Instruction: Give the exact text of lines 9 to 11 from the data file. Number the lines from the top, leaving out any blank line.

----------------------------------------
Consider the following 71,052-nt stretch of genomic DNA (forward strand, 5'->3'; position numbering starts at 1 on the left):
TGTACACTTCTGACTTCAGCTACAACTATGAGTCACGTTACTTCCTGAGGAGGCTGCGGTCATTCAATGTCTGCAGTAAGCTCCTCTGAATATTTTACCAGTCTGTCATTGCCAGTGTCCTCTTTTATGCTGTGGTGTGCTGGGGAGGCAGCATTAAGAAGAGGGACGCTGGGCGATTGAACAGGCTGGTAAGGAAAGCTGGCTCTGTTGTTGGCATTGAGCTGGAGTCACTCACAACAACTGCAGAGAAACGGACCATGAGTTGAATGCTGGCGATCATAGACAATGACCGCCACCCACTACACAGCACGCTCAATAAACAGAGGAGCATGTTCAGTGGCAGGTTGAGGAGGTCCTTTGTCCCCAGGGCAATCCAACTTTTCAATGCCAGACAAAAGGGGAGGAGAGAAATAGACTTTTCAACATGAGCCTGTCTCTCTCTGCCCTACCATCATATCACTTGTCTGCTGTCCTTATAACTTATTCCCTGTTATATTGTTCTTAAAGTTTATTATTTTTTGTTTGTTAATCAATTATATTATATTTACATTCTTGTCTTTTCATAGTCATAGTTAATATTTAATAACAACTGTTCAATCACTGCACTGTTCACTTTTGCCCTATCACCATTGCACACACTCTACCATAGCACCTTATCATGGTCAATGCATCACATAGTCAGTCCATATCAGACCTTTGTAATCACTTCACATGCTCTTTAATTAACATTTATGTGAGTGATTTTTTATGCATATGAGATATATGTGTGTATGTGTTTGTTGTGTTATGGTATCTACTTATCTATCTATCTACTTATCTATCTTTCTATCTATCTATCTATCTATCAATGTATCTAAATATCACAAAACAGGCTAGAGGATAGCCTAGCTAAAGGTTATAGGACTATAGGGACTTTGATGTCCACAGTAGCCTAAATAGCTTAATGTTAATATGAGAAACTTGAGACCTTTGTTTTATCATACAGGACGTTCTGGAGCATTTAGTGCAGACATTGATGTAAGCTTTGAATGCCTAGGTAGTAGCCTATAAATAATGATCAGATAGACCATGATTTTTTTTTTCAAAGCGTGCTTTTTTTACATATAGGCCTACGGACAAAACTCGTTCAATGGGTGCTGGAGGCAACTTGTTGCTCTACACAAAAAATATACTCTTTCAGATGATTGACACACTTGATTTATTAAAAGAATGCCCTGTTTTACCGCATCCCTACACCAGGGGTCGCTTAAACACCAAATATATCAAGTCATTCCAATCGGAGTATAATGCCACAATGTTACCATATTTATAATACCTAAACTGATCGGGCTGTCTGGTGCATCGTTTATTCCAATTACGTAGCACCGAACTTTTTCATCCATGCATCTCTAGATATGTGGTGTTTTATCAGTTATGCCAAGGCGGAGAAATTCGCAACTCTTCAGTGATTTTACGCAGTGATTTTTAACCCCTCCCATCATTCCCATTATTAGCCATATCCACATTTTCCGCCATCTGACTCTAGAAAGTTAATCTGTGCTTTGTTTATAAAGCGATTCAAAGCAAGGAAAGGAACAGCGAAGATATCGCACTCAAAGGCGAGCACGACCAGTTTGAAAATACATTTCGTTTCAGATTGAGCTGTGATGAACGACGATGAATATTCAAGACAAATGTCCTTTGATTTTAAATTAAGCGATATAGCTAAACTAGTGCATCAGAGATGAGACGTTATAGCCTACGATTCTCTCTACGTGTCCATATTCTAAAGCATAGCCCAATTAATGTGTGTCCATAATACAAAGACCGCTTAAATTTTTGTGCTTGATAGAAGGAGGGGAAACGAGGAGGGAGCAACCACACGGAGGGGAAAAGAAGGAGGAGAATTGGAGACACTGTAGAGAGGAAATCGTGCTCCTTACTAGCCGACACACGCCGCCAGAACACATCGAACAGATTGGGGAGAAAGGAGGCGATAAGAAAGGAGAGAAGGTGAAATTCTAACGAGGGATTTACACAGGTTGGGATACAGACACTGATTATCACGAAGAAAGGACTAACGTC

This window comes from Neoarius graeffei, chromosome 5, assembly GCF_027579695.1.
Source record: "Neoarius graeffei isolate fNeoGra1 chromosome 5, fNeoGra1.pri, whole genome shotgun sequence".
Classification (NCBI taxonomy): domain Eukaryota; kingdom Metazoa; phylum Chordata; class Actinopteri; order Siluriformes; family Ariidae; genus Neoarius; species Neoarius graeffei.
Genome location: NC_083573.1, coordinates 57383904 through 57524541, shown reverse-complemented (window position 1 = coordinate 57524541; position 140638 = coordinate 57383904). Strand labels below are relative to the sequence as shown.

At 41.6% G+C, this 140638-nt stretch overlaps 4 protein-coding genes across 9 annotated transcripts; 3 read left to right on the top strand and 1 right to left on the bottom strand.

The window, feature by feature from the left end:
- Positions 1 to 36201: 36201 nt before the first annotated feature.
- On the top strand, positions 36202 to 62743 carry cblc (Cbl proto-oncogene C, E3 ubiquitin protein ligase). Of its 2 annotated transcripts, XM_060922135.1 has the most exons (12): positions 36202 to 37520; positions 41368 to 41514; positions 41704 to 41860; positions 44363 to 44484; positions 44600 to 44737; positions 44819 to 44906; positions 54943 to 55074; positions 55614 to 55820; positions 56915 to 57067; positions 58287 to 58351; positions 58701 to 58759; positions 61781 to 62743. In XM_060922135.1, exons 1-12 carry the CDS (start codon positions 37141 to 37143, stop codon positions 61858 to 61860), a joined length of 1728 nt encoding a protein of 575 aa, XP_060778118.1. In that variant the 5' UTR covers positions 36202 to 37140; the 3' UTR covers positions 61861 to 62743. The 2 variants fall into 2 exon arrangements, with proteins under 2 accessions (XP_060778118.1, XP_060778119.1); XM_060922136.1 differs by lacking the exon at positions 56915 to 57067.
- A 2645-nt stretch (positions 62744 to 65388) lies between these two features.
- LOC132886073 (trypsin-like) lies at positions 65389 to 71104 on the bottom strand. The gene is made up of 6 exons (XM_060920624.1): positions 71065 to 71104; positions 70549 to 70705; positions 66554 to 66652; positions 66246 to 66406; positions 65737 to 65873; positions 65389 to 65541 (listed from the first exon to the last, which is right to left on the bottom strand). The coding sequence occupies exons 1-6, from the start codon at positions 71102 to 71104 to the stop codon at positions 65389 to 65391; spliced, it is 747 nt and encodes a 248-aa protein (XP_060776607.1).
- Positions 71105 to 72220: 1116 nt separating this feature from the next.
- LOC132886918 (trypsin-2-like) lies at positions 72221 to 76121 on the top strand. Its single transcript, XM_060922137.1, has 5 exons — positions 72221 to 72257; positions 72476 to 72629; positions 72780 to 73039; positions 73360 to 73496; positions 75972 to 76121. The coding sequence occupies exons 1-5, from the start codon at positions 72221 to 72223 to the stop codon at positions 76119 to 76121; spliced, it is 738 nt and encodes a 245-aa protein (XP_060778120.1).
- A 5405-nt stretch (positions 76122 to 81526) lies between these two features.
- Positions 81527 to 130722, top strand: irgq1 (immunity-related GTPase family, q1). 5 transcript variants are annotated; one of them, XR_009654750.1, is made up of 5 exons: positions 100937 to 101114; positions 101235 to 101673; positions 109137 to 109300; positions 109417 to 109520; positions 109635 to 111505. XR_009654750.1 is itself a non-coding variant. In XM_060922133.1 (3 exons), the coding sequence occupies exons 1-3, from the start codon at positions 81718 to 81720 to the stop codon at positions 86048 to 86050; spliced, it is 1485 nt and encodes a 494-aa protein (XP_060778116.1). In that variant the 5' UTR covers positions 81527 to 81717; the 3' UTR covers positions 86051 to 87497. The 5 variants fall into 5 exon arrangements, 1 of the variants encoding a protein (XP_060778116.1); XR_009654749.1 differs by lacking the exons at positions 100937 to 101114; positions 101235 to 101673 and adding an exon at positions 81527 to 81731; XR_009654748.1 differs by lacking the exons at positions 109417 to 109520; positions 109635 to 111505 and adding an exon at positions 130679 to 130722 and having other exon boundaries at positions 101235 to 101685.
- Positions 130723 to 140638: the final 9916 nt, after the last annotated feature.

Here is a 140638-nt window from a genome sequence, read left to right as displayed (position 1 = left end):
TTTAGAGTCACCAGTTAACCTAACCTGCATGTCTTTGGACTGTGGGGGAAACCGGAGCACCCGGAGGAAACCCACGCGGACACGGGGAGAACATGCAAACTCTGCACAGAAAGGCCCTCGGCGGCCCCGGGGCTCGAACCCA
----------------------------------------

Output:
- Positions 1 to 36201: 36201 nt before the first annotated feature.
- On the top strand, positions 36202 to 62743 carry cblc (Cbl proto-oncogene C, E3 ubiquitin protein ligase). Of its 2 annotated transcripts, XM_060922135.1 has the most exons (12): positions 36202 to 37520; positions 41368 to 41514; positions 41704 to 41860; positions 44363 to 44484; positions 44600 to 44737; positions 44819 to 44906; positions 54943 to 55074; positions 55614 to 55820; positions 56915 to 57067; positions 58287 to 58351; positions 58701 to 58759; positions 61781 to 62743. In XM_060922135.1, exons 1-12 carry the CDS (start codon positions 37141 to 37143, stop codon positions 61858 to 61860), a joined length of 1728 nt encoding a protein of 575 aa, XP_060778118.1. In that variant the 5' UTR covers positions 36202 to 37140; the 3' UTR covers positions 61861 to 62743. The 2 variants fall into 2 exon arrangements, with proteins under 2 accessions (XP_060778118.1, XP_060778119.1); XM_060922136.1 differs by lacking the exon at positions 56915 to 57067.
- A 2645-nt stretch (positions 62744 to 65388) lies between these two features.